Published: Sept. 8, 2021
Pneumatic Soft Actuators Project Video

A Department of Mechanical Engineering student-written paper that presents an innovative workflow for designing and fabricating pneumatic soft actuators has won the IEEE-CASE Best Application Paper Award at the 2021 CASE Conference in Lyon, France.

The award recognizes the significance of new applications on technical merit, originality, impact on the field and clarity of presentation. The accolade comes with a $1,000 prize to be shared by all authors.

PhD students Lawrence Smith and Travis Hainsworth, graduate student Zachary Jordan and Professor Robert MacCurdy co-authored the paper—titled “A Seamless Workflow for Design and Fabrication of Multimaterial Pneumatic Soft Actuators.” High School Research Assistant Xavier Bell is a co-author as well.

Pneumatic soft actuators are a fundamental part of soft robotic systems. We asked Smith about their project and the team's future plans.

Lawrence Smith
Lawrence Smith, Dpt. of Mechanical Engineering PhD student

Question: How would you describe the results of this work?
Answer: In this paper, we introduce design tools that our lab developed to help soft robotics students enter the field. We noticed that designing, simulating and fabricating soft robots is a time-intensive and manual process, which typically requires multi-domain expertise. Our paper introduces a seamless workflow for designing soft robots that uses an intuitive graphical user interface for design and visualization, and automates the trickiest parts of the process – interfacing with finite element software and preparing designs for 3D printing.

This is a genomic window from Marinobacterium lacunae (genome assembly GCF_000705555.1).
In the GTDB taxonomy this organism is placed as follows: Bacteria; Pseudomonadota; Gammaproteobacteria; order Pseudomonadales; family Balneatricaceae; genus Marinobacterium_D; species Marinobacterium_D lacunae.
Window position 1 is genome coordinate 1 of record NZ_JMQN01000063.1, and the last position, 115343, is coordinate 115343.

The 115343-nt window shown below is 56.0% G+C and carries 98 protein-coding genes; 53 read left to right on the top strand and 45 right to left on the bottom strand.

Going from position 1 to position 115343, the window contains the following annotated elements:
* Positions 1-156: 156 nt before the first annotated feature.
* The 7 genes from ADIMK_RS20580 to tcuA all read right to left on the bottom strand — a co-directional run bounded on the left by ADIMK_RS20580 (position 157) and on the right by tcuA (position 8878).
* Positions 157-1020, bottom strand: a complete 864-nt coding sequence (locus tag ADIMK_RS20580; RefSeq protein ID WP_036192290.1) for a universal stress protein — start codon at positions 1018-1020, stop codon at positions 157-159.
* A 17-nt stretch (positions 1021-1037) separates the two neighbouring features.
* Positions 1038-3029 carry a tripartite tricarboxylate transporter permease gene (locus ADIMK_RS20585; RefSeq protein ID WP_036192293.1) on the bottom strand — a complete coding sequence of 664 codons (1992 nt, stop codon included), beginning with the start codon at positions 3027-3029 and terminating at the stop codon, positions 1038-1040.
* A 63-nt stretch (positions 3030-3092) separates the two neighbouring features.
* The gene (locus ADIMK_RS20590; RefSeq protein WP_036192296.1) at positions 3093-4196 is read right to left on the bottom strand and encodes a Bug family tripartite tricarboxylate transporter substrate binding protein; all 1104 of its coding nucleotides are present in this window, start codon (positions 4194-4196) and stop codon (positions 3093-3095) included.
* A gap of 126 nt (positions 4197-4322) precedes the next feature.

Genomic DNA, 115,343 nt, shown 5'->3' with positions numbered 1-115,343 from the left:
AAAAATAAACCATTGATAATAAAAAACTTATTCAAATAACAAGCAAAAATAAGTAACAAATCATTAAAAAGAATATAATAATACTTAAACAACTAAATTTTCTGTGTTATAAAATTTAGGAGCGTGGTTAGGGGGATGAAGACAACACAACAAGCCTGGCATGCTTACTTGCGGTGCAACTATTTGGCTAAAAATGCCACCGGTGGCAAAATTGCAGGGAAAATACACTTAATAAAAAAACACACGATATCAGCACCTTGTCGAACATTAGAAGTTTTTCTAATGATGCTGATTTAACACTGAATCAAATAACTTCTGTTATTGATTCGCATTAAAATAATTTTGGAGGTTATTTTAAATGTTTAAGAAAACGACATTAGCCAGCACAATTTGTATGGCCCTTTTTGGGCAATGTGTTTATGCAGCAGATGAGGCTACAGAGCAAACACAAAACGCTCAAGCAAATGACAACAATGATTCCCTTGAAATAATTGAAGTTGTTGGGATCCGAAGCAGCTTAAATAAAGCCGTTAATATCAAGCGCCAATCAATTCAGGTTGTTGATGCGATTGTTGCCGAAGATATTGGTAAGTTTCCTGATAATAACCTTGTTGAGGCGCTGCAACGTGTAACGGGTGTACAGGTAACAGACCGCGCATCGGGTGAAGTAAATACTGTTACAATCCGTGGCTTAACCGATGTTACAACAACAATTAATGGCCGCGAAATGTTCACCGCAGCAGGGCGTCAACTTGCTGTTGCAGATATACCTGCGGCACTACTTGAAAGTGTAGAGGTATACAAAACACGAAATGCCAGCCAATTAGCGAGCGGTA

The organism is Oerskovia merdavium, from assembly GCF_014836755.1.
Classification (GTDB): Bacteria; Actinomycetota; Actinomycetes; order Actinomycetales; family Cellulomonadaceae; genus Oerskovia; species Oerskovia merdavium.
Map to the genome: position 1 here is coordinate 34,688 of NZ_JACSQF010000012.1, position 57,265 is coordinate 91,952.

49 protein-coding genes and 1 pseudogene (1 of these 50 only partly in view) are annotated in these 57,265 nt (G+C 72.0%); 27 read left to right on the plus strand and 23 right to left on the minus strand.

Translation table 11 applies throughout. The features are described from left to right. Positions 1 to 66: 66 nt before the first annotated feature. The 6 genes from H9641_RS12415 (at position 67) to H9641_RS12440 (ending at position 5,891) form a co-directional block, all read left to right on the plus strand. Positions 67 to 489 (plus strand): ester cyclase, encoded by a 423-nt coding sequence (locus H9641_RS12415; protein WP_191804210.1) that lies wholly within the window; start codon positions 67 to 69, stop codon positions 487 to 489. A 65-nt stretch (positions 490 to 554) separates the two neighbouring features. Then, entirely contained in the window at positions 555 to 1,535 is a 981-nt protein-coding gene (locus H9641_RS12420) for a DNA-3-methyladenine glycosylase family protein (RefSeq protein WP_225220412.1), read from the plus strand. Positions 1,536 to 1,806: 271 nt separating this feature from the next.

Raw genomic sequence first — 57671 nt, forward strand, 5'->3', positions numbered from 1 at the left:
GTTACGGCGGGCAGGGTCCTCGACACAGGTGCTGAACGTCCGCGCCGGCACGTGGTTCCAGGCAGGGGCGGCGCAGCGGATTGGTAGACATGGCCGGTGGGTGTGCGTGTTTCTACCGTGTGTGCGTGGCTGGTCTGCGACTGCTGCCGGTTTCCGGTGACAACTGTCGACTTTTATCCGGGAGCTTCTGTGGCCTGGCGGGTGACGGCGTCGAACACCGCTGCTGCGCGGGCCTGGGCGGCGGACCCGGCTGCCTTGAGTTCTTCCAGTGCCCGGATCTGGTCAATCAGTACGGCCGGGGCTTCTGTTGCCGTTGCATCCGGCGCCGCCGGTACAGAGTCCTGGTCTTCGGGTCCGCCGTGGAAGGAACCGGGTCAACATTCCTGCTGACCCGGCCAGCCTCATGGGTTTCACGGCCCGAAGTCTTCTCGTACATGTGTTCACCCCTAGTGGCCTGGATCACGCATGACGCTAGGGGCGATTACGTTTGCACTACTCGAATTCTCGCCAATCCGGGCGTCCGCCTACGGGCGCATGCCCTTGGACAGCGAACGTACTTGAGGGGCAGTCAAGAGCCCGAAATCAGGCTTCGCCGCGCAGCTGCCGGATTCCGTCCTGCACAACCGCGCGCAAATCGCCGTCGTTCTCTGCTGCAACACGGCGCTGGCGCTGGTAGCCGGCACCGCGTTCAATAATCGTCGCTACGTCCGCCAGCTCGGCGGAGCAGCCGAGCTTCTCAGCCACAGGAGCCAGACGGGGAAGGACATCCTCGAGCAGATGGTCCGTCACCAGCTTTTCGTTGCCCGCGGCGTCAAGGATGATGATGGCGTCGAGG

Question: Was there a particular aspect of this work that was hard to complete?
Answer: The trickiest part of this work was building an approachable and intuitive interface for our design tools. We wanted to create software that is enjoyable to play and explore with to encourage students to discover new designs, without being bogged down in unnecessary complexity.
 
Question: What's next with this project?
Answer: We plan to build on this research by migrating these design tools from their current embodiment – a MATLAB App – to a public website. That way anyone can access our design tools on the web without downloading and installing any software.
 
Question: What are you and your co-authors’ plans for the $1,000 prize?
Answer: 3D printer filament, probably!
 

Smith, Hainsworth, Jordan and MacCurdy developed the novel workflow in MacCurdy’s Matter Assembly Computation Lab at CU Boulder’s Department of Mechanical Engineering.
 

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